Chocolate toxicity

Pets are commonly exposed to chocolate particularly around holidays such as Easter, Halloween and Christmas.

Overview

Chocolate and cocoa products found in lollies, cakes, cookies, brownies, and baking products are highly attractive to pets. They contain toxic compounds referred to as methylxanthines such as theobromine and caffeine that can cause severe illness. The amounts of toxic compounds vary greatly between products with dark chocolate, baking chocolate and cocoa powder holding the highest concentrations.

Toxic doses of theobromine*

Mild illness 20mg/kg
Moderate to serious 40mg/kg
Lethal 100-200mg/kg

*Pets can respond differently to chocolate doses and the type of chocolate ingested, with some dogs more sensitive than others.

Levels of theobromine

Cocoa contains 20-30mg/g of theobromine

Baking chocolate or dark chocolate contains 6-16mg/g of theobromine

Milk chocolate contains 2mg/g of theobromine

White chocolate contains 0.1mg/g of theobromine

As an estimate, a 50g block of dark chocolate or baking chocolate (small chocolate bar size) could be fatal to a small dog. Whereas, a small amount of milk chocolate such as the size of a chocolate chip is usually not a problem.

Estimated doses of chocolate toxicity**

Size of dog Milk Chocolate Dark or Baking Chocolate
Small dogs 60-600g 7-70g
Medium dogs 900g-1.5kg 100-200g
Large dogs 2kg+  200-500g

**Based on a toxicity dose of 60g/kg for milk chocolate and 7g/kg for dark chocolate. The amount of theobromine and caffeine will differ between chocolate brands. Always call your veterinary practice and advise them of the amount of chocolate ingested. They will be able to accurately calculate the dose that your pet has been exposed to.

Signs

Common signs of chocolate toxicity:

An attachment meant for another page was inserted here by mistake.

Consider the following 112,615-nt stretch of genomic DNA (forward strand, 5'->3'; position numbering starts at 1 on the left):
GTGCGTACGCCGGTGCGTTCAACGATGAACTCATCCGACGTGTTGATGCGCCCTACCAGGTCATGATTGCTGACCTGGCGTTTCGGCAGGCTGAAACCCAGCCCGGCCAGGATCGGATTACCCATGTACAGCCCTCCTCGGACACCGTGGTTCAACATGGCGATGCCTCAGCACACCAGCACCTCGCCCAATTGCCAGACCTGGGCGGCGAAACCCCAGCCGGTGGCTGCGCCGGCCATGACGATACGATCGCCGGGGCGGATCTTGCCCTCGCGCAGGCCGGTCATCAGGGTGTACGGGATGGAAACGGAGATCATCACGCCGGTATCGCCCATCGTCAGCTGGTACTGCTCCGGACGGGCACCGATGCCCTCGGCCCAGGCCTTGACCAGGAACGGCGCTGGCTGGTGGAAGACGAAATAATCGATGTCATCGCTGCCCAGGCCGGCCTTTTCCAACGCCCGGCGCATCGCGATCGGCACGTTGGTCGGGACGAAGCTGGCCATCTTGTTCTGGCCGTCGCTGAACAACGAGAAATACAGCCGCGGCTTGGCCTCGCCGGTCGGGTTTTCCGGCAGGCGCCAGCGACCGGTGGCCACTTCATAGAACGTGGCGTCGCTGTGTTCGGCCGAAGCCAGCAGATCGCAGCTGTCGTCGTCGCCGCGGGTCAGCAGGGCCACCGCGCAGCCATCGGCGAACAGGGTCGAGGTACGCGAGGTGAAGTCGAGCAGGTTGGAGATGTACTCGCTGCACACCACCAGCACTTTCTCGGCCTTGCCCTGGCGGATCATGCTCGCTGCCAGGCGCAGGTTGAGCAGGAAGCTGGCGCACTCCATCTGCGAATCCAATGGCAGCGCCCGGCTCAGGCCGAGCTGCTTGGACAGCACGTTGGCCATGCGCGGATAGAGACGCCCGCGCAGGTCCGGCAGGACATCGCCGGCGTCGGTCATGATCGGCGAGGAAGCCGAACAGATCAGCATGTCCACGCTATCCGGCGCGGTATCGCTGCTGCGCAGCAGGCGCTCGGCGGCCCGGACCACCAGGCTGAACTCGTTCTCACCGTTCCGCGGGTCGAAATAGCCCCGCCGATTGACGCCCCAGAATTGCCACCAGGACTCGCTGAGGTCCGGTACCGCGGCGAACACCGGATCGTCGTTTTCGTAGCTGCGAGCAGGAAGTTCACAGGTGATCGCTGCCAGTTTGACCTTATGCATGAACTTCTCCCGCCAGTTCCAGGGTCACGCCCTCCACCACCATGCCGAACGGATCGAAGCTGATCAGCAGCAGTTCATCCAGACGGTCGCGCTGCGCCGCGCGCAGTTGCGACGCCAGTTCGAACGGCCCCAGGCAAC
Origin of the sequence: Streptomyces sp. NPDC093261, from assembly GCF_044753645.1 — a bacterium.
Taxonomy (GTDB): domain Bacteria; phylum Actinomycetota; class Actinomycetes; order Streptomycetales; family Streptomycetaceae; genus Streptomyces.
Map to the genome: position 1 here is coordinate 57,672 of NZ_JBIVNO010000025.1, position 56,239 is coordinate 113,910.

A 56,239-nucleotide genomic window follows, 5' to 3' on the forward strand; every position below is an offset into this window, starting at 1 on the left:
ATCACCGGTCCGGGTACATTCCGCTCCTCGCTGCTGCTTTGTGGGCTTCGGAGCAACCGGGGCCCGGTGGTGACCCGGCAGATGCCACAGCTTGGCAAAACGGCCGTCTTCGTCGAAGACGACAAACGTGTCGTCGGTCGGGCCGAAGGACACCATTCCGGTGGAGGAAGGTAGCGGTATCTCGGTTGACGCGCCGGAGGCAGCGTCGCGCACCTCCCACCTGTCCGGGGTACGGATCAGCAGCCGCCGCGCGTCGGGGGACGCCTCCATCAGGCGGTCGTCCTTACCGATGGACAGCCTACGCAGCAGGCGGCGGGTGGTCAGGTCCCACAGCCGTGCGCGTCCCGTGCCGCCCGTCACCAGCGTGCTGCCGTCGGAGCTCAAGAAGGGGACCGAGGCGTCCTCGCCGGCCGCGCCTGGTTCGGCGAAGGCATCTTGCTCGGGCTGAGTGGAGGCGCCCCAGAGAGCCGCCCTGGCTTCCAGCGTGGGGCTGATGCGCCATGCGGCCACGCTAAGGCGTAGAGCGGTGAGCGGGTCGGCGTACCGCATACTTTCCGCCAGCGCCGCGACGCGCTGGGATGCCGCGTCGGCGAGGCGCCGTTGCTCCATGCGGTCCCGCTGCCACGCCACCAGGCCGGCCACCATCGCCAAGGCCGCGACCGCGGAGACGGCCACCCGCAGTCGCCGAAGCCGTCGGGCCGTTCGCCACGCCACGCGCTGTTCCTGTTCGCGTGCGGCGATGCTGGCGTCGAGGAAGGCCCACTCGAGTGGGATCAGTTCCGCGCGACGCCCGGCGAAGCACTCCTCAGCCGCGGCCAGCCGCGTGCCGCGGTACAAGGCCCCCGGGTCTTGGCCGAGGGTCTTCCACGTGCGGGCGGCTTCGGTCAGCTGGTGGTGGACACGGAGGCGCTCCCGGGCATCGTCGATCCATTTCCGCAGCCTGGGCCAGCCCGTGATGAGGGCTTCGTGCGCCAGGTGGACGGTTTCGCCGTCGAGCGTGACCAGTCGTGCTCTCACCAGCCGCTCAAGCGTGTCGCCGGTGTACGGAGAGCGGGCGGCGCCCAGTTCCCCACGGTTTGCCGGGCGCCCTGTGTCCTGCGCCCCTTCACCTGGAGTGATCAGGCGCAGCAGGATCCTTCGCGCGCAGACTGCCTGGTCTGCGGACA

• Twitching
  • Vomiting
  • Diarrhea
  • Panting
  • Bloat
  • Restlessness
  • Tremors
  • Seizures
  • Heart arrhythmias
  • Respiratory failure

Clinical signs usually occur within 6-12 hours of eating the chocolate and can persist for 72 hours in severe cases.

The half-life of theobromine is 17.5 hours and caffeine is 4.5 hours, which means that it takes that amount of time for half of it to be excreted out of the body.

Management

Your veterinarian will determine the amount of theobromine and caffeine ingested. So, it is important to recall the type and amount of chocolate your pet has ingested. Chocolate ingestion can be a serious problem that requires urgent veterinary attention.

Treatment may include:

  • Induced vomiting and removal of gastrointestinal contents
  • Stabilization and supportive care with fluids
  • Medication for tremors or seizures

Depending on the level of toxic compounds ingested, most pets will make a full recovery with aggressive veterinary treatment.

Prevention

Tips to help prevent chocolate toxicity:

  • Keep chocolate out of reach of pets
  • Look for dog treats with carob (a chocolate alternative with no theobromine or caffeine)

References

Beasley V.R., et al: A Systems Affected Approach To Veterinary Toxicology. University of Illinois College ed. . of Veterinary Medicine, Urbana, IL, pp. 116-120, 1999.

Boothe, D.M.: Anticonvulsant drugs and analeptic agents. In: Veterinary Pharmacology and Therapeutics7th ed. H.R. Adams, ed. Iowa State University Press, Ames, IA, pp. 387-388, 1995.

Drolet R., et. al: Cacao bean shell poisoning in a dog. J. Am. Vet. Med. Assoc. Vol 185(8): 902, 1984.

Finlay F. Chocolate poisoning. BMJ 2005 Sep 17, 331(7517):633

Hooser S.B., Beasley VR.: Methylxanthine poisoning (chocolate and caffeine toxicosis). In: Current Veterinary Therapy for Small Animal Practice IX. WB Saunders, Philadelphia, PA, pp. 191-192, 1986. rd

Plumb D.C.: Veterinary Drug Handbook, 3 ed. Iowa State University Press, Ames, IA, pp. 118; 424, 1999.

Serafin, W.E.: Drugs used in the treatment of asthma. In: Goodman and Gilman’s The Pharmacologic the Basis of Therapeutics, 9th edJ.G. Hardman, et al, eds. McGraw Hill, New York, NY, pp. 672-678, 1996